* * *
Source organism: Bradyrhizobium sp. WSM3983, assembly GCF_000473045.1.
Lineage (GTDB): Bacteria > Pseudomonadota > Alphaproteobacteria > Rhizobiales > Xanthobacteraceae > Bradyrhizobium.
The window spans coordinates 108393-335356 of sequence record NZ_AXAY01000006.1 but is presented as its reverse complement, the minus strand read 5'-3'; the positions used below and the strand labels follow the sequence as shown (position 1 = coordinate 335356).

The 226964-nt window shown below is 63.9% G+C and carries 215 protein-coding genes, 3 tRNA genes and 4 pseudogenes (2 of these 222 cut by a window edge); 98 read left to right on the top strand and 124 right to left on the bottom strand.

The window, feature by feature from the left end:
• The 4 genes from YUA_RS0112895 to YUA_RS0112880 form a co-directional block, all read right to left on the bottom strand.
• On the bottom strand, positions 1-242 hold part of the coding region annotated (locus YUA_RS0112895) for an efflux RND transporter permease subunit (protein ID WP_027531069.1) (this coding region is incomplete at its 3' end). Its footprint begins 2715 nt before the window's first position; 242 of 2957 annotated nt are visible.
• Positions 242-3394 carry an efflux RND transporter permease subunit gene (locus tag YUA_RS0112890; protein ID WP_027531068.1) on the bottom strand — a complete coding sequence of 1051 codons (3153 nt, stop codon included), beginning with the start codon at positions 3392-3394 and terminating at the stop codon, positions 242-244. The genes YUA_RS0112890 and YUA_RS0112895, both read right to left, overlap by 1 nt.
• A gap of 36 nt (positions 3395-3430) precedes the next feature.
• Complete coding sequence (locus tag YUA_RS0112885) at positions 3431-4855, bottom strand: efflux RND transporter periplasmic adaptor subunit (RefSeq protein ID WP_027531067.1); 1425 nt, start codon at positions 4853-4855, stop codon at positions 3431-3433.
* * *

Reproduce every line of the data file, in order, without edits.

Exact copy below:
Source organism: Bradyrhizobium sp. WSM3983, assembly GCF_000473045.1.
Lineage (GTDB): Bacteria > Pseudomonadota > Alphaproteobacteria > Rhizobiales > Xanthobacteraceae > Bradyrhizobium.
The window spans coordinates 108393-335356 of sequence record NZ_AXAY01000006.1 but is presented as its reverse complement, the minus strand read 5'-3'; the positions used below and the strand labels follow the sequence as shown (position 1 = coordinate 335356).

The 226964-nt window shown below is 63.9% G+C and carries 215 protein-coding genes, 3 tRNA genes and 4 pseudogenes (2 of these 222 cut by a window edge); 98 read left to right on the top strand and 124 right to left on the bottom strand.

The window, feature by feature from the left end:
• The 4 genes from YUA_RS0112895 to YUA_RS0112880 form a co-directional block, all read right to left on the bottom strand.
• On the bottom strand, positions 1-242 hold part of the coding region annotated (locus YUA_RS0112895) for an efflux RND transporter permease subunit (protein ID WP_027531069.1) (this coding region is incomplete at its 3' end). Its footprint begins 2715 nt before the window's first position; 242 of 2957 annotated nt are visible.
• Positions 242-3394 carry an efflux RND transporter permease subunit gene (locus tag YUA_RS0112890; protein ID WP_027531068.1) on the bottom strand — a complete coding sequence of 1051 codons (3153 nt, stop codon included), beginning with the start codon at positions 3392-3394 and terminating at the stop codon, positions 242-244. The genes YUA_RS0112890 and YUA_RS0112895, both read right to left, overlap by 1 nt.
• A gap of 36 nt (positions 3395-3430) precedes the next feature.
• Complete coding sequence (locus tag YUA_RS0112885) at positions 3431-4855, bottom strand: efflux RND transporter periplasmic adaptor subunit (RefSeq protein ID WP_027531067.1); 1425 nt, start codon at positions 4853-4855, stop codon at positions 3431-3433.